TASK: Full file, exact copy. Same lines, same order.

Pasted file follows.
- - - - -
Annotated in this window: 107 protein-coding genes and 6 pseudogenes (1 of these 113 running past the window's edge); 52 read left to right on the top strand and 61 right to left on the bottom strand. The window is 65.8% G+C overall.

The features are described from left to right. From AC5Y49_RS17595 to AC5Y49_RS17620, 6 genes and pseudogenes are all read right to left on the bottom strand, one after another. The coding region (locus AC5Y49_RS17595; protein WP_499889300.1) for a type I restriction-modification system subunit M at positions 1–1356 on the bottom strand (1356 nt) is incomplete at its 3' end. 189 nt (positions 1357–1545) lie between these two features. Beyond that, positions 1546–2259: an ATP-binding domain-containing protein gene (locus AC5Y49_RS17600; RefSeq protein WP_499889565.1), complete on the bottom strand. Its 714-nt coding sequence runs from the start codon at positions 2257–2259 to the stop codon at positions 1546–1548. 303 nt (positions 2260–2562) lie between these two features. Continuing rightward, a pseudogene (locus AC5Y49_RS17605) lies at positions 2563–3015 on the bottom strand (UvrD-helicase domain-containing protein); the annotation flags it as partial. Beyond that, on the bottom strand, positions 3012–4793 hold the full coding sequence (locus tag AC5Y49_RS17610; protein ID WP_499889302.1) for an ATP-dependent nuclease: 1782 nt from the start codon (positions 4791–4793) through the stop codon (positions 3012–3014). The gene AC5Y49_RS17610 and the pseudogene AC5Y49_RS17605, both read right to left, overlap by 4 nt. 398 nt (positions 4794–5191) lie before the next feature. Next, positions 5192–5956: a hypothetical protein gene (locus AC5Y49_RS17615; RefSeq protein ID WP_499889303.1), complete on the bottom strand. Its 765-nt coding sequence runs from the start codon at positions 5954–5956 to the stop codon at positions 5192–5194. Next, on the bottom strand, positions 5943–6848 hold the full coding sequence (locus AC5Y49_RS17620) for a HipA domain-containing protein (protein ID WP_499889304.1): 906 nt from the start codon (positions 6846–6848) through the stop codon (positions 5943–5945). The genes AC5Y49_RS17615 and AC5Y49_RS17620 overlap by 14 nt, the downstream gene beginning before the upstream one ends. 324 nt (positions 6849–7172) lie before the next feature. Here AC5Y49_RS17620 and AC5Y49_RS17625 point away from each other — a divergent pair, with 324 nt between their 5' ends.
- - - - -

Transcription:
Annotated in this window: 107 protein-coding genes and 6 pseudogenes (1 of these 113 running past the window's edge); 52 read left to right on the top strand and 61 right to left on the bottom strand. The window is 65.8% G+C overall.

The features are described from left to right. From AC5Y49_RS17595 to AC5Y49_RS17620, 6 genes and pseudogenes are all read right to left on the bottom strand, one after another. The coding region (locus AC5Y49_RS17595; protein WP_499889300.1) for a type I restriction-modification system subunit M at positions 1–1356 on the bottom strand (1356 nt) is incomplete at its 3' end. 189 nt (positions 1357–1545) lie between these two features. Beyond that, positions 1546–2259: an ATP-binding domain-containing protein gene (locus AC5Y49_RS17600; RefSeq protein WP_499889565.1), complete on the bottom strand. Its 714-nt coding sequence runs from the start codon at positions 2257–2259 to the stop codon at positions 1546–1548. 303 nt (positions 2260–2562) lie between these two features. Continuing rightward, a pseudogene (locus AC5Y49_RS17605) lies at positions 2563–3015 on the bottom strand (UvrD-helicase domain-containing protein); the annotation flags it as partial. Beyond that, on the bottom strand, positions 3012–4793 hold the full coding sequence (locus tag AC5Y49_RS17610; protein ID WP_499889302.1) for an ATP-dependent nuclease: 1782 nt from the start codon (positions 4791–4793) through the stop codon (positions 3012–3014). The gene AC5Y49_RS17610 and the pseudogene AC5Y49_RS17605, both read right to left, overlap by 4 nt. 398 nt (positions 4794–5191) lie before the next feature. Next, positions 5192–5956: a hypothetical protein gene (locus AC5Y49_RS17615; RefSeq protein ID WP_499889303.1), complete on the bottom strand. Its 765-nt coding sequence runs from the start codon at positions 5954–5956 to the stop codon at positions 5192–5194. Next, on the bottom strand, positions 5943–6848 hold the full coding sequence (locus AC5Y49_RS17620) for a HipA domain-containing protein (protein ID WP_499889304.1): 906 nt from the start codon (positions 6846–6848) through the stop codon (positions 5943–5945). The genes AC5Y49_RS17615 and AC5Y49_RS17620 overlap by 14 nt, the downstream gene beginning before the upstream one ends. 324 nt (positions 6849–7172) lie before the next feature. Here AC5Y49_RS17620 and AC5Y49_RS17625 point away from each other — a divergent pair, with 324 nt between their 5' ends.